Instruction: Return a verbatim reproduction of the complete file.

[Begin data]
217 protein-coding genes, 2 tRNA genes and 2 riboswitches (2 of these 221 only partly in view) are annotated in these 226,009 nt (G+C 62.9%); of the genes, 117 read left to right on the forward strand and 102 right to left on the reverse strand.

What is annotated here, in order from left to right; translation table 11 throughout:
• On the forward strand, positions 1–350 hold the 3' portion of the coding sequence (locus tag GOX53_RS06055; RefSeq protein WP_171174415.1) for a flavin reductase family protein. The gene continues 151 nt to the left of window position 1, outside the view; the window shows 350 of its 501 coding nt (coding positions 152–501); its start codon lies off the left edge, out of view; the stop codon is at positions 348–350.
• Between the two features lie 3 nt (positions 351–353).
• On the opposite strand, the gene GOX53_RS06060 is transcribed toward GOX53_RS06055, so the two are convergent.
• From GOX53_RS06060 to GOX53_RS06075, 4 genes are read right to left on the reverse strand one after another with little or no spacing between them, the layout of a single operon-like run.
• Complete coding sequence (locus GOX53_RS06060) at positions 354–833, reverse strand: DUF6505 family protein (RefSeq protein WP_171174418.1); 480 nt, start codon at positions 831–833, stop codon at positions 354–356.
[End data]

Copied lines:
217 protein-coding genes, 2 tRNA genes and 2 riboswitches (2 of these 221 only partly in view) are annotated in these 226,009 nt (G+C 62.9%); of the genes, 117 read left to right on the forward strand and 102 right to left on the reverse strand.

What is annotated here, in order from left to right; translation table 11 throughout:
• On the forward strand, positions 1–350 hold the 3' portion of the coding sequence (locus tag GOX53_RS06055; RefSeq protein WP_171174415.1) for a flavin reductase family protein. The gene continues 151 nt to the left of window position 1, outside the view; the window shows 350 of its 501 coding nt (coding positions 152–501); its start codon lies off the left edge, out of view; the stop codon is at positions 348–350.
• Between the two features lie 3 nt (positions 351–353).
• On the opposite strand, the gene GOX53_RS06060 is transcribed toward GOX53_RS06055, so the two are convergent.
• From GOX53_RS06060 to GOX53_RS06075, 4 genes are read right to left on the reverse strand one after another with little or no spacing between them, the layout of a single operon-like run.
• Complete coding sequence (locus GOX53_RS06060) at positions 354–833, reverse strand: DUF6505 family protein (RefSeq protein WP_171174418.1); 480 nt, start codon at positions 831–833, stop codon at positions 354–356.